Childhood Nostalgia in A Quiet Place

This essay may contain spoilers.

We humans are a noisy a-f bunch. In the first few days since I watched John Krasinski’s A Quiet Place in theaters, I couldn’t help but wince at every sound I made: the clackity-clack of the keyboard while I typed this, the glassware clanging when I put them away, and the cascading swoosh of the water as it flowed over my hands in the sink. It’s all… so… noisy! I have serious doubts as to whether I would survive in this post-alien invasion world. Continue reading →

The Dreams We Control

“We gained control of many things.
But we had to let go of others.”
― Lois Lowry, The Giver

We’re taught from an early age that our future is what we make of it. We can be whatever we want to be, and we can do whatever we want to do. This dream is instilled in us at such an impressionable young age that even when we break through the illusion as adults, we continue to cling to the idea that we can control our destiny. Whatever we have at present, for those of us who may be suffering, is merely a setback in the grand scheme of Life.

But when you really think about it, the illusion of the dream, a hope for a better way, is what keeps many of us alive.

My childhood dream wasn’t inspired by characters in books or movies, or special Scholastic spreads on astronauts or scientists. No. Mine was one formed by an amazing educator who not only set in motion my love for learning and reading but set the stage for insatiable curiosity.

Miss Duffy (who has since married but will always be remembered in my mind as such) taught us spelling and cursive handwriting. She taught us arithmetic using cubes and sticks, and taught us new words and concepts - like any teacher would. She also taught us American Sign Language, and more importantly I think, she taught us to be explorers.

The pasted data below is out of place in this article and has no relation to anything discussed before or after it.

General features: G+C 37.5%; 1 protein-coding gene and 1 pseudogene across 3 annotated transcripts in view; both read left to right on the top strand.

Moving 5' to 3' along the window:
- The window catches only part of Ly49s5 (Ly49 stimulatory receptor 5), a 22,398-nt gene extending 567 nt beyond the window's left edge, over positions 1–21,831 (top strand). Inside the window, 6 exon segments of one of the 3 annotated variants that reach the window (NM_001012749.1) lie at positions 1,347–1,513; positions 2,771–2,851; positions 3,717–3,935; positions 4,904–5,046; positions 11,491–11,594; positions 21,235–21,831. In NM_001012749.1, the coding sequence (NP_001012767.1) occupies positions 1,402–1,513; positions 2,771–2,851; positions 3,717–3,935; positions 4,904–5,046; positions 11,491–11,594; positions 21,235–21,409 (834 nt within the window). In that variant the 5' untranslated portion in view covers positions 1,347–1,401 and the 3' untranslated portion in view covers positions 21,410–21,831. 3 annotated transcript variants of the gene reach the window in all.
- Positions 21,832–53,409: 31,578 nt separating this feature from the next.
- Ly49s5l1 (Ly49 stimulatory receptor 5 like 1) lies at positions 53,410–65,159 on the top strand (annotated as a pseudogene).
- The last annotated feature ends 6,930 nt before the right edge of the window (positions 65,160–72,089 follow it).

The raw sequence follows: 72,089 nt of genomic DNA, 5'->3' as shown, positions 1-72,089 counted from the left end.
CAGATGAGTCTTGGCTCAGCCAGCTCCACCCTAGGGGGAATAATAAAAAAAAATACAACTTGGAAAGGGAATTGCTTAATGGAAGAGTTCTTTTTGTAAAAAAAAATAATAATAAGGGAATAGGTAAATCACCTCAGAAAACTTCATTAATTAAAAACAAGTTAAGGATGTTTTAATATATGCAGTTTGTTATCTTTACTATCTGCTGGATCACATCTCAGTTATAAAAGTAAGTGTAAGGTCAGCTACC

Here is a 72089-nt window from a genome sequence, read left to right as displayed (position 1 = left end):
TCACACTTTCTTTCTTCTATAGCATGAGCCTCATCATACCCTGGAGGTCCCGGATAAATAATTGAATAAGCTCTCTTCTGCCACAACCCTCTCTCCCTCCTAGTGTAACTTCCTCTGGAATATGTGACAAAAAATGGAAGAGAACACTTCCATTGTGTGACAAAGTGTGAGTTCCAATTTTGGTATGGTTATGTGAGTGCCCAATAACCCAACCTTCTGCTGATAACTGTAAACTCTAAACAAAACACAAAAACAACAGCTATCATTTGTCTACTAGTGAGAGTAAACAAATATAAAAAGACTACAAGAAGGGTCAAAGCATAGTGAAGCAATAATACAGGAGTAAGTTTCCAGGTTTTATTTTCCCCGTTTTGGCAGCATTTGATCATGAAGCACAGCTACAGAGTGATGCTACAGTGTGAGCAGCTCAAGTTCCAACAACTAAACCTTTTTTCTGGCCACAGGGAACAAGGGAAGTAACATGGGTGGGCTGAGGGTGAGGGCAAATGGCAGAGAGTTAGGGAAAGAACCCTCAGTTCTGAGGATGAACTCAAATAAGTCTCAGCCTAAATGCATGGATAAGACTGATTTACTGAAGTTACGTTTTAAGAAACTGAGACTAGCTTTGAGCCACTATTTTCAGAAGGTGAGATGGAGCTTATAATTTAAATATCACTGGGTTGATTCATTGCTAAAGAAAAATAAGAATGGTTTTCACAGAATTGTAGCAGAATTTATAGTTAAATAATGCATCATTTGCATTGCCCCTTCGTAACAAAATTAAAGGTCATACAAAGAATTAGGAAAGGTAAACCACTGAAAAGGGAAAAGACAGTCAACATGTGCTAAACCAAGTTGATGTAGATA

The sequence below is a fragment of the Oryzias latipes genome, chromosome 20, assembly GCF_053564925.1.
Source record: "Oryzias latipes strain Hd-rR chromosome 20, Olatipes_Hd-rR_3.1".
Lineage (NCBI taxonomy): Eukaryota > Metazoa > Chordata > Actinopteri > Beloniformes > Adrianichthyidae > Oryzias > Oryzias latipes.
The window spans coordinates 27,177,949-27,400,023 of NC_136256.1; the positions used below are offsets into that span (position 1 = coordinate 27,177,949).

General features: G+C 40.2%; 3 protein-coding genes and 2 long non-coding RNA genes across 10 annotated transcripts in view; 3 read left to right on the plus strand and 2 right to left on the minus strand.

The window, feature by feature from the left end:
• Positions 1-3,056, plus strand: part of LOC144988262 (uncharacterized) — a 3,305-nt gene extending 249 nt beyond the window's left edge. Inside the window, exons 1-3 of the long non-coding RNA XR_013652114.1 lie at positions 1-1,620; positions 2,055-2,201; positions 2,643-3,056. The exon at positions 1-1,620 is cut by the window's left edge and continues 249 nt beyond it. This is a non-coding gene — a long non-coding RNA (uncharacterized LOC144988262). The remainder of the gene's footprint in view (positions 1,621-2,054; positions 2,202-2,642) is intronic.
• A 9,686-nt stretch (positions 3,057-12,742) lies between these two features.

You see, she was a scuba diver and lover of marine life. What memory I have of being in her classroom is always one with a NatGeo VHS tape on marine animals. Okay, she played other tapes too, like meerkats in the desert and cheetahs and Jane Goodall but my favorites, my dream-forming favorites were the ones about whales, coral, the sea, and marine biology.

I wanted to be a photographer and scientist for National Geographic. That’s what I decided in second grade.

Of course, what innocent choices we make at the age of seven are hardly what ends up transpiring for the majority of us.

I still cling to this dream - of being a National Geographic photographer and writer - but I haven’t achieved this particular dream. Instead, I worked with what I had and made choices that would get me closer if not precisely to that point.

I majored in journalism as an undergrad and came out with a focus in educational issues, specifically as it intersects with race and criminal justice. I desired something bigger so I packed my bags and moved to the Big Apple for my master’s degree in sociology. Again, my emphasis was in education with a focus on race, class, school discipline and the political economy of the teaching profession. Now, here I am at a strange T junction. Left or right? I hustle to make things happen while carefully gauging my decisions.

Throughout all of this is my growth as a storyteller and my love for the platform in whatever presentation it takes: short form, long form, social media, news briefs, academic essays, and more.

I may not be at Nat Geo but I’m coming into the dream that I’ve held onto for over two decades: storytelling.